There was more action around the NFL last week than in your average Jacksonville Jaguars vs. Tennessee Titans game, and the league’s reigning rushing champion was in the middle of it.
DeMarco Murray, arguably the most valuable player in fantasy football last year, left the Dallas Cowboys for a $42 million deal with the division rival Philadelphia Eagles. No one saw that coming, especially after the Eagles had just signed Ryan Mathews to a contract the day before.
So how does Murray’s moving to Philadelphia affect the fantasy football world? Here is a look at how Murray’s fantasy value, along with those of his new Eagles teammates, will be affected in 2015:
Give Murray a round of applause! Nope, make that a standing ovation! Most fantasy owners thought if he left Dallas that there was no way he could find a situation that would be just as beneficial for his fantasy value as the one in Dallas was.
The Cowboys had everything surrounding Murray that could optimize his abilities, including the best offensive line in football, a passing attack that kept defenses from stacking eight in the box and no backup running backs on the roster who had chance of swooping in and stealing carries and touchdowns away from Murray.
Then Murray goes and signs a $42 million deal with the Eagles, and he joins the one team where his fantasy worth might not suffer and could actually improve if everything breaks right.
Philadelphia’s offensive line is above average. It created several holes for LeSean McCoy to sprint through the past two years; that’s for sure. McCoy rushed for almost 3,000 yards between 2013 and 2014.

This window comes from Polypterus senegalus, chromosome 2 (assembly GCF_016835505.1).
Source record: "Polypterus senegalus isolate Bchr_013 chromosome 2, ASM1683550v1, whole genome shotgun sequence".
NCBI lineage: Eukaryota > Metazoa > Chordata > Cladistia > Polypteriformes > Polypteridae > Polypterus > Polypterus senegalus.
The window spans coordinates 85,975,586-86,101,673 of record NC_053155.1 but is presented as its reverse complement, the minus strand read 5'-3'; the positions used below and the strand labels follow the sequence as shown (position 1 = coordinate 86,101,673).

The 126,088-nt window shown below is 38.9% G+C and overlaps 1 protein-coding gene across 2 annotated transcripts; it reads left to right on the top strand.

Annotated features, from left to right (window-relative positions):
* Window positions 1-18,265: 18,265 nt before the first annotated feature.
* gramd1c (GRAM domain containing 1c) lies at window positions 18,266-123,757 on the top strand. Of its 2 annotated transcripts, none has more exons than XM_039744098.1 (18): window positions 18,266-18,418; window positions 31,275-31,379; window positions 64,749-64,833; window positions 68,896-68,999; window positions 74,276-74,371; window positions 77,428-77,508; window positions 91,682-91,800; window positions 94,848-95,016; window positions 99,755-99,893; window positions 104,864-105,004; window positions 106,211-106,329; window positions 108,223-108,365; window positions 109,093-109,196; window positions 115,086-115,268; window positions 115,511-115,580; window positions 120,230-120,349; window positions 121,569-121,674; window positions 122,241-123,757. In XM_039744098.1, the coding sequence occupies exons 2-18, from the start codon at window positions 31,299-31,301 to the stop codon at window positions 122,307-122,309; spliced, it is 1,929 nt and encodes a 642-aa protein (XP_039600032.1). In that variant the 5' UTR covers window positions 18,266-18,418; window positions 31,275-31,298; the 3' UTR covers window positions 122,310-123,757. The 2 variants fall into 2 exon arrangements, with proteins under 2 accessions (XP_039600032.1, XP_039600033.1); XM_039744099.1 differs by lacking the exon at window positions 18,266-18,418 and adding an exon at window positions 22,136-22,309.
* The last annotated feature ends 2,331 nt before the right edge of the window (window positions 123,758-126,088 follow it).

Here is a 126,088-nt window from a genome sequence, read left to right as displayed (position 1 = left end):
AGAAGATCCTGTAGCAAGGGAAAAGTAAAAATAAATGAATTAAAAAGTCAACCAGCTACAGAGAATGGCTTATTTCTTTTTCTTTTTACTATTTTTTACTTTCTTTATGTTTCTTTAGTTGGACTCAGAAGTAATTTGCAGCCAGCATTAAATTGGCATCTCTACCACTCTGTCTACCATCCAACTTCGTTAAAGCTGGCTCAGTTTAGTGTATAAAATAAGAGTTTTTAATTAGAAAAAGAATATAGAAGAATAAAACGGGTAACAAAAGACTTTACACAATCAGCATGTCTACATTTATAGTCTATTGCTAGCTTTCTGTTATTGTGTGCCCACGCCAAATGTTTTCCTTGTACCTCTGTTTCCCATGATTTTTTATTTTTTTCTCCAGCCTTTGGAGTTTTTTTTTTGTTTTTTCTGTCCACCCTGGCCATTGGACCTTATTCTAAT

More importantly, head coach Chip Kelly’s offense for greyhounds is as running back-friendly as it is quarterback-friendly. Murray’s straight-ahead style will mesh perfectly with Kelly’s offensive philosophies. He is actually better suited for the offense than McCoy was because McCoy is a shifty side-to-side runner while Murray makes one cut and then goes forward.
Murray is not going to run for 1,845 yards again, though. He has one big thing going against him: Between Mathews, Darren Sproles and his own body, Murray will not get 392 carries like he did last season.
Mathews was not paid $11.5 million to be a spectator like Joseph Randle was in Dallas. He will get his touches. And Sproles is a different type of back than Murray is and will be the focal point of packages where Kelly can put Sproles’ special skills to use.
But the biggest obstacle when it comes to Murray getting 392 rushing attempts again is Murray himself. Murray never had more than 217 carries in a season during his first three years in the league thanks to a myriad of injuries that made him a fantasy pariah. 2014 was the first season where he did not miss a game and showed some semblance of durability.
So has Murray turned over a new healthy leaf thanks to some lifestyle and training changes, was he just plain lucky or did he stay on the field so he could earn his $42 million payday? Fantasy owners are going to find out in 2015, and they may find out the hard way.
2015 Fantasy Projection: 1,320 rushing yards, 225 receiving yards, 11 touchdowns and two games missed due to some sprain or strain.
So is Philadelphia keeping Mathews around after signing Murray just a good-faith gesture because the Eagles signed Mathews first, or is he the kind of insurance that they cannot buy from Geico?
You have to hand it to Mathews. The guy got more money to do less work than Baltimore’s Justin Forsett. Mathews will get five to 10 carries per game and get paid handsomely (over $3 million per year) to do it. During a time when running backs are being paid chicken feed, Mathews broke the bank.
Mathews was no slouch in San Diego during those intermittent moments when he was healthy. He rushed for 1,255 yards and six touchdowns in 2013 when he finally went an entire season without twisting an ankle or pulling a hamstring. He also owns a decent 4.4 yards-per-carry average for his career.